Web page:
I thought it was ironic (and timely), because the last year Ava was competing that was my focus, and with Joy that’s been my main focus <– since I got it wrong on Ava until the last 6 months of training.  So to see how developing more bend increased the quality of the gaits in these horses was really eye-opening to me.  It was also really educational to see the nuances of really good bend versus decent bend. It was very apparent in the half-pass, because you could see the horse struggle to bend around the riders leg . I could also see it in varying degree’s in the shoulder-in and haunches-in, but at first what I first thought was “enough bend” became “not good bend” as soon as Charlotte had the rider supple the horse up enough for “Good Bend”.   Which ultimately made a HUGE difference in the quality and bend of the half-pass. You could see the overall quality of the gaits and the movements increase significantly. It was really neat to see.

I also picked up a good exercise for the very start of introducing the idea of counter-canter to a young/green horse. Mainly, it’s used to get the horse to think about re-balancing itself in the canter when crossing the diagonal. You don’t actually counter-canter at all at this point, but it makes the horse assume that a diagonal means “re-balance”. Which was an area I had significant issues with Ava when I first introduced counter-canter, because Ava would get so nervous about making it around the corner in counter-canter that she’d rush the diagonal and lose her balance. Anyway, the whole point was to canter (say left lead) on the correct lead around the short side and then start across the diagonal. At the first quarter line, do a 15m circle and once you were back at the quarter line (where you started) go back to the wall on your right.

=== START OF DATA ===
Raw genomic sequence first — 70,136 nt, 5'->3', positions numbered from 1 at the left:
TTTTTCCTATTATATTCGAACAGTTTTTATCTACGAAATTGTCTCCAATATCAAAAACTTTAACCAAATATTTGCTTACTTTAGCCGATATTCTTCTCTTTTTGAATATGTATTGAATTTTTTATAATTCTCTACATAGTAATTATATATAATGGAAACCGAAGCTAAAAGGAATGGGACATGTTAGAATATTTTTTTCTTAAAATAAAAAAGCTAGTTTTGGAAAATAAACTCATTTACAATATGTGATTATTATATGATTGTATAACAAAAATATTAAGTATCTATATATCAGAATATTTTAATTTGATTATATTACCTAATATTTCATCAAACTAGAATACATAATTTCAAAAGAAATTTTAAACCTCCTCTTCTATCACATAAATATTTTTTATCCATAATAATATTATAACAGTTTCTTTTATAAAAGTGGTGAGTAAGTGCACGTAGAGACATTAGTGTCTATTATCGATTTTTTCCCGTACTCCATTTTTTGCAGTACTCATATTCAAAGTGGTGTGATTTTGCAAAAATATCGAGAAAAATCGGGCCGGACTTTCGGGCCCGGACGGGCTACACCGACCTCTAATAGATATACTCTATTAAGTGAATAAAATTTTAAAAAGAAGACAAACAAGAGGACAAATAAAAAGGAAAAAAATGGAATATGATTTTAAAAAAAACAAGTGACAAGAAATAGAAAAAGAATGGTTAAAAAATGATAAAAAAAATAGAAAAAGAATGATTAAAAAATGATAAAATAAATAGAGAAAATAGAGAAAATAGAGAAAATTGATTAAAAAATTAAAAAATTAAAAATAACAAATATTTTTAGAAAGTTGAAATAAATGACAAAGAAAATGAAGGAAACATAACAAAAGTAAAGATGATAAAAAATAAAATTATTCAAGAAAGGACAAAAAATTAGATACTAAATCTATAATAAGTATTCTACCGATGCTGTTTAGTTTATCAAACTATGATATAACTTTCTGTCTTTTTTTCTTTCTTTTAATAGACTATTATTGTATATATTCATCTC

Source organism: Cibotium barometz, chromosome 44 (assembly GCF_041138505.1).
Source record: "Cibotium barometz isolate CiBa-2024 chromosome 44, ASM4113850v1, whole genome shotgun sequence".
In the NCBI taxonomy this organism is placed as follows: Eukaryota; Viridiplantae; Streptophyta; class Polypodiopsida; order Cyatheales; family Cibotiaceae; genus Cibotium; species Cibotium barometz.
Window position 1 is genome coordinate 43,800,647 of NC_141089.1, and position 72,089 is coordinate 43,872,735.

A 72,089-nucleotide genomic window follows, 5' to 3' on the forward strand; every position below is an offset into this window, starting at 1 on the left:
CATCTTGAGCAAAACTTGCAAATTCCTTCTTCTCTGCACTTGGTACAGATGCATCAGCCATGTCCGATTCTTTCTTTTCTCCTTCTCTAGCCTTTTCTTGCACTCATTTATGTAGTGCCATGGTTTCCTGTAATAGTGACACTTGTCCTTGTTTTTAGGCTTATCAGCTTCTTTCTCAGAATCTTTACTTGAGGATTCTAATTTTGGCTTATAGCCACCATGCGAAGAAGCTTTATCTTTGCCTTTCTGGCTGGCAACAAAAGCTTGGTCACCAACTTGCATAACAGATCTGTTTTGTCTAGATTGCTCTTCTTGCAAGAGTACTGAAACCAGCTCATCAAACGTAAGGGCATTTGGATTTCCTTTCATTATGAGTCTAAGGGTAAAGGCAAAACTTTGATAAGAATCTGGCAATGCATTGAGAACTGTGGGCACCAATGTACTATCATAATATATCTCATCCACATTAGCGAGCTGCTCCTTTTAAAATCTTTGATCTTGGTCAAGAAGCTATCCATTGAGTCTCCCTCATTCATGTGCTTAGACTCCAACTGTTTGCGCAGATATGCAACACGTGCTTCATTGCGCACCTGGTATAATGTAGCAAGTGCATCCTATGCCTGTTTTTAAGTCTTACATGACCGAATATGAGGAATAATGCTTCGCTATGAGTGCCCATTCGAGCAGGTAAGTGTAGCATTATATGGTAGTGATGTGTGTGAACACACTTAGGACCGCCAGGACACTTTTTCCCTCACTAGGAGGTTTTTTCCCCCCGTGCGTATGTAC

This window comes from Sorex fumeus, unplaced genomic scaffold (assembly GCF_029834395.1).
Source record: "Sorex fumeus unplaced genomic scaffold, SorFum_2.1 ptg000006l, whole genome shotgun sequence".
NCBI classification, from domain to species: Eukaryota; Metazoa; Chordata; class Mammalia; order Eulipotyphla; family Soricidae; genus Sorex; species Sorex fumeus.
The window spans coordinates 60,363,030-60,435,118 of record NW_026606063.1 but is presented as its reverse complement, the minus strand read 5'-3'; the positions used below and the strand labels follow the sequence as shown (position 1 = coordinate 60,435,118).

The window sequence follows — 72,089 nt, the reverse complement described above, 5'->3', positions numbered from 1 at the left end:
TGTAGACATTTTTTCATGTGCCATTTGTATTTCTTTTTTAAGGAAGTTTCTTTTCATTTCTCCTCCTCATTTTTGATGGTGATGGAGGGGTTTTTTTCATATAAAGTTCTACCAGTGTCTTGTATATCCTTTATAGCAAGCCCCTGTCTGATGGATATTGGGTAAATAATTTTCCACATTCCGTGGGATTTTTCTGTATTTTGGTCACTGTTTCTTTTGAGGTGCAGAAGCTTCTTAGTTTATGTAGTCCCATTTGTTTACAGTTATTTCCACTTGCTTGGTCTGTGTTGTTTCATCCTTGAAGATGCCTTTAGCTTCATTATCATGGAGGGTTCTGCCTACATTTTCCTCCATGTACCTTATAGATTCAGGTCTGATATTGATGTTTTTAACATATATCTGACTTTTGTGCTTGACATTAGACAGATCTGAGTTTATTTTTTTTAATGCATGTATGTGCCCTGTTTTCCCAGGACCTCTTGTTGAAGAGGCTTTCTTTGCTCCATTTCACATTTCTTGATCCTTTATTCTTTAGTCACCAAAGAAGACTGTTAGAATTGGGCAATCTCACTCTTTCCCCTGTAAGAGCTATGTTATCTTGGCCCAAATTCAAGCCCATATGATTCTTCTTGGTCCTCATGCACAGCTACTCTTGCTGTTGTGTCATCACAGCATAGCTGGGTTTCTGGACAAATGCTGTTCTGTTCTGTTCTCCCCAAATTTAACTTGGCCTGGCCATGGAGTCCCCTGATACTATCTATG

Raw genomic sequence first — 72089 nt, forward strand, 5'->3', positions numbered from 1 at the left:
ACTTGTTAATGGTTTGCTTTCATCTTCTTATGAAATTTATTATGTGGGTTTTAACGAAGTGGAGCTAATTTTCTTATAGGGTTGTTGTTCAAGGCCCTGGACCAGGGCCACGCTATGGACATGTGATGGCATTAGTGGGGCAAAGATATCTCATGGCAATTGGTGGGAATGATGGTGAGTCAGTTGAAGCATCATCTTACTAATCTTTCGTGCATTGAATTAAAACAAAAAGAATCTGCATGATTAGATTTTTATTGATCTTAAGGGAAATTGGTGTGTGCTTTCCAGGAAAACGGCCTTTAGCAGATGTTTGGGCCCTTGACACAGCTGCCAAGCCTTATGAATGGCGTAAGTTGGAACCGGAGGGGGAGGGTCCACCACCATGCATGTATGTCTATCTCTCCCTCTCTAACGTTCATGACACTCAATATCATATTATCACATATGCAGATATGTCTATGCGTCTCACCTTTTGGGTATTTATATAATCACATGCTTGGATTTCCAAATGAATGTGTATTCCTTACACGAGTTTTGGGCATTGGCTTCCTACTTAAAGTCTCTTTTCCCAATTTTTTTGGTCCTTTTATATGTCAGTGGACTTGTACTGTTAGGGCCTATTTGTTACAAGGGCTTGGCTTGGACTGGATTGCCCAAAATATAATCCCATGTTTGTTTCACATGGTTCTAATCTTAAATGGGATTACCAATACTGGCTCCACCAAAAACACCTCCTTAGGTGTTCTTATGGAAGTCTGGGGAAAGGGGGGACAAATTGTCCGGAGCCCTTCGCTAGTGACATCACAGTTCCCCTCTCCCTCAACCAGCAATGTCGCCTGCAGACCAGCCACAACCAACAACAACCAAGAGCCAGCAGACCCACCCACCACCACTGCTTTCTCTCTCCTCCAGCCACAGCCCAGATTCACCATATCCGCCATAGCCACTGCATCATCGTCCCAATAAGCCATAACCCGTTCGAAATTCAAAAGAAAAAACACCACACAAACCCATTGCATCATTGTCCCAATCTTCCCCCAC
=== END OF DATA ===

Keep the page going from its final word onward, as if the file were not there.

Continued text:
Example:

SetUpForCounterCanter

I’m excited about this because this is something I can start with Joy long before I even need to think about introducing the counter-canter. And this exercise is adaptable.  You could ease into the shallow canter serpentine once the horse is easily doing this exercise, or you could up the difficulty level of this exercise by placing the circle at X instead of the quarter line, or you could add in transitions or leg yields to solve different problems, or pretty much mix and match whatever is needed prior to ever asking for a single step of counter-canter. And by the time you do ask for counter-canter the rider will have the ability to regulate the horse’s tempo/speed, and the horse will have the balance needed to be successful at it.

Another thing that Charlotte had the riders work on is lengthening the frame prior to asking for the lengthen, or medium, with the horse. She stressed you wouldn’t do this in competition, but for training purposes it puts the horse in the correct frame prior to the lengthen/medium. Of course not a single rider had an issue with achieving this (because they’re freaking talented), so I don’t think I can replicate this on my own at home. I’ll have to see if my trainer can help me with this next year.  Hopefully we’ll be ready for lengthening’s by next spring.